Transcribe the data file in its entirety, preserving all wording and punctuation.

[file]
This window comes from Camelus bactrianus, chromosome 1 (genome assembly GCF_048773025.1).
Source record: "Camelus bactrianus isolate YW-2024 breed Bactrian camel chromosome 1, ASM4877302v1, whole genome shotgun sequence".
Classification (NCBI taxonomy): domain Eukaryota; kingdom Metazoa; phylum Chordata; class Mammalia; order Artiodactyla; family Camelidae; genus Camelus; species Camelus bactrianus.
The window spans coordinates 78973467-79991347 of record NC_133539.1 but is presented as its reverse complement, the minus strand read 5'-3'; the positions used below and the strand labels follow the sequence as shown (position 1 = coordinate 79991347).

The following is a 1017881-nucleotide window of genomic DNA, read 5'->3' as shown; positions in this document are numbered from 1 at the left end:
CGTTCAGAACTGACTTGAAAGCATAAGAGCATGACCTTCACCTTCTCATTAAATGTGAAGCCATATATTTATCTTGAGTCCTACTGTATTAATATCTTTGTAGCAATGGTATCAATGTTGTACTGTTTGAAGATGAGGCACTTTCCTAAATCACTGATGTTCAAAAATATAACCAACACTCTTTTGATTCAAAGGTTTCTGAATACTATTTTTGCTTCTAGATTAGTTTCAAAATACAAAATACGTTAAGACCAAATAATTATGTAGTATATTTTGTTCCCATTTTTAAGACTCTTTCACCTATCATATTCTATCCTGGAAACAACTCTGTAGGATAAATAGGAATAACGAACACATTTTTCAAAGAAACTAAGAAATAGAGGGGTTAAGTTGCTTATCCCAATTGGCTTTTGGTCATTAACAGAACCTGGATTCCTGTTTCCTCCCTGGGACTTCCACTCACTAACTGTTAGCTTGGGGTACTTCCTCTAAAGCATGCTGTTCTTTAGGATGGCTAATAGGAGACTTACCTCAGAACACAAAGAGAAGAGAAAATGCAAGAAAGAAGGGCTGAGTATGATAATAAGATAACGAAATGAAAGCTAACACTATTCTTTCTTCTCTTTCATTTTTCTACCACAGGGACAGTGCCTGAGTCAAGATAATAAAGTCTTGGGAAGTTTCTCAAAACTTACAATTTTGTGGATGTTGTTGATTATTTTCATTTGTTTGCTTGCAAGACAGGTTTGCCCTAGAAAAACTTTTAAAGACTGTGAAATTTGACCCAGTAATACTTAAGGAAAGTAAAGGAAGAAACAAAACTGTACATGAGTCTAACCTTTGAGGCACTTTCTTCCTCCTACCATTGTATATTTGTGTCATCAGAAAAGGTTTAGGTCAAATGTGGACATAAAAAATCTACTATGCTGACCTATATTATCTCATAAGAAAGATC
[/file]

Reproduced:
This window comes from Camelus bactrianus, chromosome 1 (genome assembly GCF_048773025.1).
Source record: "Camelus bactrianus isolate YW-2024 breed Bactrian camel chromosome 1, ASM4877302v1, whole genome shotgun sequence".
Classification (NCBI taxonomy): domain Eukaryota; kingdom Metazoa; phylum Chordata; class Mammalia; order Artiodactyla; family Camelidae; genus Camelus; species Camelus bactrianus.
The window spans coordinates 78973467-79991347 of record NC_133539.1 but is presented as its reverse complement, the minus strand read 5'-3'; the positions used below and the strand labels follow the sequence as shown (position 1 = coordinate 79991347).

The following is a 1017881-nucleotide window of genomic DNA, read 5'->3' as shown; positions in this document are numbered from 1 at the left end:
CGTTCAGAACTGACTTGAAAGCATAAGAGCATGACCTTCACCTTCTCATTAAATGTGAAGCCATATATTTATCTTGAGTCCTACTGTATTAATATCTTTGTAGCAATGGTATCAATGTTGTACTGTTTGAAGATGAGGCACTTTCCTAAATCACTGATGTTCAAAAATATAACCAACACTCTTTTGATTCAAAGGTTTCTGAATACTATTTTTGCTTCTAGATTAGTTTCAAAATACAAAATACGTTAAGACCAAATAATTATGTAGTATATTTTGTTCCCATTTTTAAGACTCTTTCACCTATCATATTCTATCCTGGAAACAACTCTGTAGGATAAATAGGAATAACGAACACATTTTTCAAAGAAACTAAGAAATAGAGGGGTTAAGTTGCTTATCCCAATTGGCTTTTGGTCATTAACAGAACCTGGATTCCTGTTTCCTCCCTGGGACTTCCACTCACTAACTGTTAGCTTGGGGTACTTCCTCTAAAGCATGCTGTTCTTTAGGATGGCTAATAGGAGACTTACCTCAGAACACAAAGAGAAGAGAAAATGCAAGAAAGAAGGGCTGAGTATGATAATAAGATAACGAAATGAAAGCTAACACTATTCTTTCTTCTCTTTCATTTTTCTACCACAGGGACAGTGCCTGAGTCAAGATAATAAAGTCTTGGGAAGTTTCTCAAAACTTACAATTTTGTGGATGTTGTTGATTATTTTCATTTGTTTGCTTGCAAGACAGGTTTGCCCTAGAAAAACTTTTAAAGACTGTGAAATTTGACCCAGTAATACTTAAGGAAAGTAAAGGAAGAAACAAAACTGTACATGAGTCTAACCTTTGAGGCACTTTCTTCCTCCTACCATTGTATATTTGTGTCATCAGAAAAGGTTTAGGTCAAATGTGGACATAAAAAATCTACTATGCTGACCTATATTATCTCATAAGAAAGATC